On Compromise is an argument against contemporary liberal society’s tendency to view compromise as an unalloyed good—politically, ethically, and artistically. In a series of clear, convincing essays, Rachel Greenwald Smith discusses the dangers of thinking about compromise as an end, rather than as a means. To illustrate her points, she recounts her stint in a band as a bass player, fighting with her bandmates about “what the song wants,” and then moves outward to Bikini Kill and the Riot Grrrl movement, the Iowa Writers’ Workshop, Poetry magazine, the resurgence of fascism, and other wide-ranging topics.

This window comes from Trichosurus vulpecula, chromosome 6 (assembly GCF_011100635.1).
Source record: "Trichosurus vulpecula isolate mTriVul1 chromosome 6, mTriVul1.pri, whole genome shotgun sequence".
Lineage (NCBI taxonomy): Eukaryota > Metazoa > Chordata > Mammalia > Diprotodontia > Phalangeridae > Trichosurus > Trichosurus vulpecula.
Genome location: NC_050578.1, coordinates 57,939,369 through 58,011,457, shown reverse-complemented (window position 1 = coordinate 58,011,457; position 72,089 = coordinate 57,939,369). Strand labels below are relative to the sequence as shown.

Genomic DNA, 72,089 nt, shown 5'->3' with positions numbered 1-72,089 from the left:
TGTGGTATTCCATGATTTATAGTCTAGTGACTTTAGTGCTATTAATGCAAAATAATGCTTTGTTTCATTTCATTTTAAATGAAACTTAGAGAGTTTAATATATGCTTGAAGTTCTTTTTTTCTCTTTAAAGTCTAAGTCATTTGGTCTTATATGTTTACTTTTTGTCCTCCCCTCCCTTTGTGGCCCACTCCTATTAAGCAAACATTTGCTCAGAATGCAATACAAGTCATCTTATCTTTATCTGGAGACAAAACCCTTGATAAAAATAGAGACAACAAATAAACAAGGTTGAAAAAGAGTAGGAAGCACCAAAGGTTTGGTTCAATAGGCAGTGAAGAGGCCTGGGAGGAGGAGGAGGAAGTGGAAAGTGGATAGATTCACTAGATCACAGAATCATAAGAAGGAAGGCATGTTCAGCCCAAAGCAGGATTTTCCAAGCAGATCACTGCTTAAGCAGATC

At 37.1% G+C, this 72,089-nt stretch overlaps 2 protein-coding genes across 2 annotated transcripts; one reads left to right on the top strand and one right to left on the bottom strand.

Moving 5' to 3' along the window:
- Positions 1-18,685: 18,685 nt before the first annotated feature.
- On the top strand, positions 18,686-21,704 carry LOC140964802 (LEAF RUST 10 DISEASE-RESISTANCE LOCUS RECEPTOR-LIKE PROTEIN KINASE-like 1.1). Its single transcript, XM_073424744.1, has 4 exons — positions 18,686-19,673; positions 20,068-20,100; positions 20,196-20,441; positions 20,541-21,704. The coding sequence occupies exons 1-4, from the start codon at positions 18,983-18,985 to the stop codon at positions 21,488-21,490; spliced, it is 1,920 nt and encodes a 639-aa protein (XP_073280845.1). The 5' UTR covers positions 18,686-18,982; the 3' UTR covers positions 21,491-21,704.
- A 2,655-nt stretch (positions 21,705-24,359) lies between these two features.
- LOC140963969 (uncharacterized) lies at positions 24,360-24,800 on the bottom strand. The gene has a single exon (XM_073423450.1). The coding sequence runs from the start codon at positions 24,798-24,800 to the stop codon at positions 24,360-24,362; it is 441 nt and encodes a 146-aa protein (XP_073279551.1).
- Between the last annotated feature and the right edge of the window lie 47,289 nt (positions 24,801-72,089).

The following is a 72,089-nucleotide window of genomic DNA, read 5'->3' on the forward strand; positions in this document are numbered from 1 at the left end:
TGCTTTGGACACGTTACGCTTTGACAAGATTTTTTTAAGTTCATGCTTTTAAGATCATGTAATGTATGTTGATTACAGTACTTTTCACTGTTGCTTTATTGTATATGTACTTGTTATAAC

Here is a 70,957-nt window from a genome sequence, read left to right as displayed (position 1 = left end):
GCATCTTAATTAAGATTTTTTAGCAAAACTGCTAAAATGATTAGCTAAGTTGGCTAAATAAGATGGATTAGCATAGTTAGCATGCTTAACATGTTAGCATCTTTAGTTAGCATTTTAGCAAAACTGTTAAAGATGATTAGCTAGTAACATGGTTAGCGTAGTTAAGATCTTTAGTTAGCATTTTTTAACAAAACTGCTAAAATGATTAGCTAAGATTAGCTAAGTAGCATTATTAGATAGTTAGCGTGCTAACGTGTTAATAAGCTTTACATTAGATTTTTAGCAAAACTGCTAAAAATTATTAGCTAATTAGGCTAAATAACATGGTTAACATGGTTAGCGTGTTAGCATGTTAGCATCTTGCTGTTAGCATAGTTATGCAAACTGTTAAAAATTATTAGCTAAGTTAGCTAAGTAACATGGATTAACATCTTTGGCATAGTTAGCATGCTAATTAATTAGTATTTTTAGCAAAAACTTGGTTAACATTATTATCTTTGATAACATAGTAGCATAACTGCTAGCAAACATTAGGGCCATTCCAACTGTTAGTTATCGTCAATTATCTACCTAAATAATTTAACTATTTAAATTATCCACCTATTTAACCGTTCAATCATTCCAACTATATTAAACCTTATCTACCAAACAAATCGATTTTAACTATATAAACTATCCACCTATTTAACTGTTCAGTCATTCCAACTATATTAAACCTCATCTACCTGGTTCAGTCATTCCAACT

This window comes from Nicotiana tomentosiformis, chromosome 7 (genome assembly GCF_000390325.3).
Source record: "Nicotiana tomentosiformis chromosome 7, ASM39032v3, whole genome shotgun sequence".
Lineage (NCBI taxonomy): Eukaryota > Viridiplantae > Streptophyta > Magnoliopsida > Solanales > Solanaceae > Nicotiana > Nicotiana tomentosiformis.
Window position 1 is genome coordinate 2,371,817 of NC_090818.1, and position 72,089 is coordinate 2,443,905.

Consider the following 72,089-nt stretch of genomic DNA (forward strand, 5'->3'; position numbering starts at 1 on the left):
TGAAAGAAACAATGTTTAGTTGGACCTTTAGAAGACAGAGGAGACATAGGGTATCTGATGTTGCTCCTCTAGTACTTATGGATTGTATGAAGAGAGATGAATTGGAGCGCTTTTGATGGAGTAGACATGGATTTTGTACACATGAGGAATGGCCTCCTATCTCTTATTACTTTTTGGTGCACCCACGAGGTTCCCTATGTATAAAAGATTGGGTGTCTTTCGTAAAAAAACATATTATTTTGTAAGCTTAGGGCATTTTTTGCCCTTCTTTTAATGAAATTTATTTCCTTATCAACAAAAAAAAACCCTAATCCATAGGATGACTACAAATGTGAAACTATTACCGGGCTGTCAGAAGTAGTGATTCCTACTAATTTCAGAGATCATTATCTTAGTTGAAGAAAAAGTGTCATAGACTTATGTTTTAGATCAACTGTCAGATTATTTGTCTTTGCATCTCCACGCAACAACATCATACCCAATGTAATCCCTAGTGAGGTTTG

Smith’s arguments are complex and yet have a simplicity to them, as she writes in a concise, cogent style that is eminently readable. By weaving examples drawn from literature, music, and other art forms with political theory and first-person anecdotes, she shows the problems of compromise in action. And even as Smith demonstrates the many ways that late capitalism demands individual compromise, she also holds out hope for the possibility of lasting change through collective action. Closing with a piercing discussion of the uncompromising nature of the COVID-19 pandemic and how global protests against racism and police brutality after the murder of George Floyd point to a new future, On Compromise is a necessary and vital book for our time.